The Girl in the Painted Caravan: Memories of a Romany Childhood is the memoir of Eva Petulengro and her family. It charts her experience and the traditions of her Romany family in England between 1880 and the 1960s. She speaks of the decline of the Romany way of life; she celebrates the quality of their life and she also talks about the persecution that gypsies and travellers have faced here in the UK, particularly following the Second World War.
We’re recommending this book as it helps to explore some of the issues raised on HMD such as modern-day discrimination and the need to celebrate the differences between individuals and groups in neighbourhoods.
About the author
Eva Petulengro is amongst the last of a generation who lived the traditional Romany way of life. She is a palmist and clairvoyant and lives in Brighton with her family and was a features editor on the Brighton Evening Argus.
Please note that some of these questions will act as spoilers for the book.
- why do you think Eva decided to write this book?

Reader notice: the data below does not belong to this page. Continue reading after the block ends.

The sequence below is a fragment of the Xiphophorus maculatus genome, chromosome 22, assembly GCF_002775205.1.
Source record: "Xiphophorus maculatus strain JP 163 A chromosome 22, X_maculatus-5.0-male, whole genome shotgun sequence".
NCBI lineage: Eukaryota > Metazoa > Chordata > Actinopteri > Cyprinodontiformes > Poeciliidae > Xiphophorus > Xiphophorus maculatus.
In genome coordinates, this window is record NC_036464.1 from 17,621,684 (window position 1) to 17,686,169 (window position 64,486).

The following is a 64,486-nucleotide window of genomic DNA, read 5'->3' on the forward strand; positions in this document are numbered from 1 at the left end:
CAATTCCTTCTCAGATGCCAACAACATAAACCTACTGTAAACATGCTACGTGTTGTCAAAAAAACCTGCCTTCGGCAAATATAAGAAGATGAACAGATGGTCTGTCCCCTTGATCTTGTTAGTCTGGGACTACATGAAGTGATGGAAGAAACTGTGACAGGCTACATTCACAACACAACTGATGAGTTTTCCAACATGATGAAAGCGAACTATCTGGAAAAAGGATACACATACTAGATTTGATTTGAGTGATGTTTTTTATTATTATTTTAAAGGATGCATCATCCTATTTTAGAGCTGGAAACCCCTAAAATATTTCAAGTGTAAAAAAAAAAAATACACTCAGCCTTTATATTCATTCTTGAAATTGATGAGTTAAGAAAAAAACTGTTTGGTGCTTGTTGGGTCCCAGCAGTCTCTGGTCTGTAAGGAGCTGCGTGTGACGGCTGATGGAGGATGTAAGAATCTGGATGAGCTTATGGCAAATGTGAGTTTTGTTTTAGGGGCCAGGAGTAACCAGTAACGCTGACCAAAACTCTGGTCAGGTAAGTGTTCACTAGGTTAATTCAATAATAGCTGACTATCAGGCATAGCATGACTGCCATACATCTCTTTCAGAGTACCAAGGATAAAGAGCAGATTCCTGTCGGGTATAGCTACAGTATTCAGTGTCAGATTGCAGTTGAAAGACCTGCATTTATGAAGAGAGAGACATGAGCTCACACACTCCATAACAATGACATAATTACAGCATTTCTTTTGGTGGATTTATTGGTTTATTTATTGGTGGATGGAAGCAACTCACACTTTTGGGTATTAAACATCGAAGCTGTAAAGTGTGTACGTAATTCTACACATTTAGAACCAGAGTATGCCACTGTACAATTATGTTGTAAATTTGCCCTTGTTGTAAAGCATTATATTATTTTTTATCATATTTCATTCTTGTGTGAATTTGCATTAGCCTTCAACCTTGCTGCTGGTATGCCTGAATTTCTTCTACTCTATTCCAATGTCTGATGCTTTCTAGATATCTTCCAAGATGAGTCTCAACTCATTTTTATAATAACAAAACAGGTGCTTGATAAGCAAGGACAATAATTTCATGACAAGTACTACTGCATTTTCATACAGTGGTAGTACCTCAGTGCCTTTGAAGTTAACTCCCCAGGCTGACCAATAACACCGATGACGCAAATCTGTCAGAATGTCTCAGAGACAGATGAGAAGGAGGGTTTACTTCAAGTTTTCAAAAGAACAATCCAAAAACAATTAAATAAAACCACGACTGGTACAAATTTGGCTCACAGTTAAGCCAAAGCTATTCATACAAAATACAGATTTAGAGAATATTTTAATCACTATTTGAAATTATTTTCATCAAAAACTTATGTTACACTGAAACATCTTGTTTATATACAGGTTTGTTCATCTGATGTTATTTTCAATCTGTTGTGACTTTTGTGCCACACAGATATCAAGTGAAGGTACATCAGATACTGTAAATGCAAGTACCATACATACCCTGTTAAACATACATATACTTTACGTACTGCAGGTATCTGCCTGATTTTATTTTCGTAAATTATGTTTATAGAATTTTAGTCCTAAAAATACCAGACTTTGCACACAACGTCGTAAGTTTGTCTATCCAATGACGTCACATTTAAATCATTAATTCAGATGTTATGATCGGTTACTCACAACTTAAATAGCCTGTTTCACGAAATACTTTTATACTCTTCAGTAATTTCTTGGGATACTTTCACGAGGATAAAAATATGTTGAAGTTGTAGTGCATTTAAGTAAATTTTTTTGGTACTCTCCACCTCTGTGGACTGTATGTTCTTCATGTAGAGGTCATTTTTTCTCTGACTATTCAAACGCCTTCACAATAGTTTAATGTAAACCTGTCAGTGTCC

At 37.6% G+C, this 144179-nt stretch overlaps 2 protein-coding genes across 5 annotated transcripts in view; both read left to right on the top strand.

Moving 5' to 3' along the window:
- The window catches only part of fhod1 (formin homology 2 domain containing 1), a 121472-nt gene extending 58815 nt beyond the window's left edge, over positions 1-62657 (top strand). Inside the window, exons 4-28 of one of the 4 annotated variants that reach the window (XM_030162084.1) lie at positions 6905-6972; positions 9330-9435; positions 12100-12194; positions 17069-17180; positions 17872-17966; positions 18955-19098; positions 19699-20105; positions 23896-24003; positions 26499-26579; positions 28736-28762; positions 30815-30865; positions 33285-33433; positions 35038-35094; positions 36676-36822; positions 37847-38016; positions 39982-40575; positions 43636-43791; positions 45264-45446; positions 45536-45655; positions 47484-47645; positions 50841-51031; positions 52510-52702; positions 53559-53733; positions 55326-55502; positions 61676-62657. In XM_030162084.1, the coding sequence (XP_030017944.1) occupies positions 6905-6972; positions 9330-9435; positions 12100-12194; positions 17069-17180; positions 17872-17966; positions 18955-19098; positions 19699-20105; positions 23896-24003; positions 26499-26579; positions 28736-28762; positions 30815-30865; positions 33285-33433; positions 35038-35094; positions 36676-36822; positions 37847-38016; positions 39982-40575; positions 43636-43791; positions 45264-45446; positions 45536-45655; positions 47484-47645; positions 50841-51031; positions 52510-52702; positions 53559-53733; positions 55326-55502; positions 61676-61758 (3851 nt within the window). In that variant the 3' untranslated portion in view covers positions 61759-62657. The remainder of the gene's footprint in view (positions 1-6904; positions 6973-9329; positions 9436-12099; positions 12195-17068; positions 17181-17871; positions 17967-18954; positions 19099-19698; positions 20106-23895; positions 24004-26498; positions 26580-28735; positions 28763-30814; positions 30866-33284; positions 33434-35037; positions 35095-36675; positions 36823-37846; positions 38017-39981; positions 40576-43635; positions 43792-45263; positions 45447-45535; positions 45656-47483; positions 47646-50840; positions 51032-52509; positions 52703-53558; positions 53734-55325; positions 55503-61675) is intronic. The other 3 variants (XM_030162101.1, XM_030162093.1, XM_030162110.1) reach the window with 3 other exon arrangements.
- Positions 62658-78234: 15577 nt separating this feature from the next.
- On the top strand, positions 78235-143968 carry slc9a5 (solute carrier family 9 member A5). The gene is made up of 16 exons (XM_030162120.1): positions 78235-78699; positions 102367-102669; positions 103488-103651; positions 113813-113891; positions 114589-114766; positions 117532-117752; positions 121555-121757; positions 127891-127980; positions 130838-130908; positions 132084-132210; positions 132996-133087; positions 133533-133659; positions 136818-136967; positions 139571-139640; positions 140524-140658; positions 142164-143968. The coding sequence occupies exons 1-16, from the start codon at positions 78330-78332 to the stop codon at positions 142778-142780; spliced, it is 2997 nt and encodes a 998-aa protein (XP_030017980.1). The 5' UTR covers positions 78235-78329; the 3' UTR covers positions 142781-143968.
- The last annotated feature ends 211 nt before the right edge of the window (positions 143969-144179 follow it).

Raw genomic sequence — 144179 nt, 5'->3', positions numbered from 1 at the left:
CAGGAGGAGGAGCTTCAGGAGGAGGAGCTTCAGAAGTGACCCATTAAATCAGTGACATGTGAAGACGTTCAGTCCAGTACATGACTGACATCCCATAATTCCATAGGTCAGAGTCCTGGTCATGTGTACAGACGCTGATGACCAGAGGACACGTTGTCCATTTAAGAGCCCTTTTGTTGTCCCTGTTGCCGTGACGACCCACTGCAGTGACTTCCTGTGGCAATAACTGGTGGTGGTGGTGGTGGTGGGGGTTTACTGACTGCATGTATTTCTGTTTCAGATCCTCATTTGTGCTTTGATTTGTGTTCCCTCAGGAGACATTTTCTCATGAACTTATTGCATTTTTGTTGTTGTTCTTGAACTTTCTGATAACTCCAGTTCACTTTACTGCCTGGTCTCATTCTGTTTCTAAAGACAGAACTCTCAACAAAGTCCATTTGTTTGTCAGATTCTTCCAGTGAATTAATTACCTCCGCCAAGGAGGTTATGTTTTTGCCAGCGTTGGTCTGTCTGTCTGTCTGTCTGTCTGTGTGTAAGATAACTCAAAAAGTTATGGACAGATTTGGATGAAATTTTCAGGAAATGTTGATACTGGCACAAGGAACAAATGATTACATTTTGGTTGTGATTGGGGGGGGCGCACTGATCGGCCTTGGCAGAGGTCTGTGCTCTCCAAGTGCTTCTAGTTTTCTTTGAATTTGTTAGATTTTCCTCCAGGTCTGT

- do you think the discrimination (such as the ‘No Gypsies’ signs in pubs) after World War Two still exists today?
- did you find it helpful for Eva to trace her family as far back as she did?
- can you understand Eva’s mother not returning to her family? In what ways did Romany tradition play a part in this?
- what impact did learning to read and write have on Eva’s life?
You can use HMD resources to find out more:
Listen to Donald Kenrick talk about the persecution of the Roma and Sinti under the Nazi regime.
Watch Vicky Botton talking about persecution of Gypsies and Travellers in the UK today.
Participate in Gypsy Roma Traveller History Month in June.